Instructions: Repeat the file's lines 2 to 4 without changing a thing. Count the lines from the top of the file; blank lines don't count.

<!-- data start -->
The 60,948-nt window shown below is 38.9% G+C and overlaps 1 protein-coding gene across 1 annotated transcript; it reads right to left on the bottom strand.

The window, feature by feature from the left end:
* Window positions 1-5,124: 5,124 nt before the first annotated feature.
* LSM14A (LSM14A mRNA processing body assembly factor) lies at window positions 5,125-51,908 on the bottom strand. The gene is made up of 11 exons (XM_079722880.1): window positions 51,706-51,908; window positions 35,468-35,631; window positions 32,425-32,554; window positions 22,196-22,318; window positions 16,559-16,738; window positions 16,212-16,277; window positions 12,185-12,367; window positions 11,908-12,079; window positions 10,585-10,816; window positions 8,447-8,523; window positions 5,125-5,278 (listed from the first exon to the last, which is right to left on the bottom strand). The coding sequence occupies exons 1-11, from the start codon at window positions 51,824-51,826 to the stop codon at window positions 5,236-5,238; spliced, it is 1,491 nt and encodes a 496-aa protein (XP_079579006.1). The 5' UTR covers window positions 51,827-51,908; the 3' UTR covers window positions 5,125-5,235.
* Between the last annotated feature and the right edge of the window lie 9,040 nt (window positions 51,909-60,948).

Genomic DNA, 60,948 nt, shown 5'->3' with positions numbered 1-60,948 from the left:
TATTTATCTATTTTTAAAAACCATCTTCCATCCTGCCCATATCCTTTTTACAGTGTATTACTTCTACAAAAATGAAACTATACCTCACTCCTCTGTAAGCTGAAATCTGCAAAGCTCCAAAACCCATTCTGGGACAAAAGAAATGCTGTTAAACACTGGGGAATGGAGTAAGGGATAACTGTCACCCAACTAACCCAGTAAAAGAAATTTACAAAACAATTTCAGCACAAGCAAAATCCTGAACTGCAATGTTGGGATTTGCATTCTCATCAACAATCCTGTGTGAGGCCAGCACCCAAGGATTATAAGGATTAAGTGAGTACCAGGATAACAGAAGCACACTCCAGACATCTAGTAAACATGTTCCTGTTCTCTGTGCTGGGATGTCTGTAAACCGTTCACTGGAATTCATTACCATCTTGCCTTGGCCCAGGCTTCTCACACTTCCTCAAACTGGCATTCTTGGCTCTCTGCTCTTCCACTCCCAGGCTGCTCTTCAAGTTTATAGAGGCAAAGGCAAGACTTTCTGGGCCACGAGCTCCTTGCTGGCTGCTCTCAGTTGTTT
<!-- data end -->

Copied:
The window, feature by feature from the left end:
* Window positions 1-5,124: 5,124 nt before the first annotated feature.
* LSM14A (LSM14A mRNA processing body assembly factor) lies at window positions 5,125-51,908 on the bottom strand. The gene is made up of 11 exons (XM_079722880.1): window positions 51,706-51,908; window positions 35,468-35,631; window positions 32,425-32,554; window positions 22,196-22,318; window positions 16,559-16,738; window positions 16,212-16,277; window positions 12,185-12,367; window positions 11,908-12,079; window positions 10,585-10,816; window positions 8,447-8,523; window positions 5,125-5,278 (listed from the first exon to the last, which is right to left on the bottom strand). The coding sequence occupies exons 1-11, from the start codon at window positions 51,824-51,826 to the stop codon at window positions 5,236-5,238; spliced, it is 1,491 nt and encodes a 496-aa protein (XP_079579006.1). The 5' UTR covers window positions 51,827-51,908; the 3' UTR covers window positions 5,125-5,235.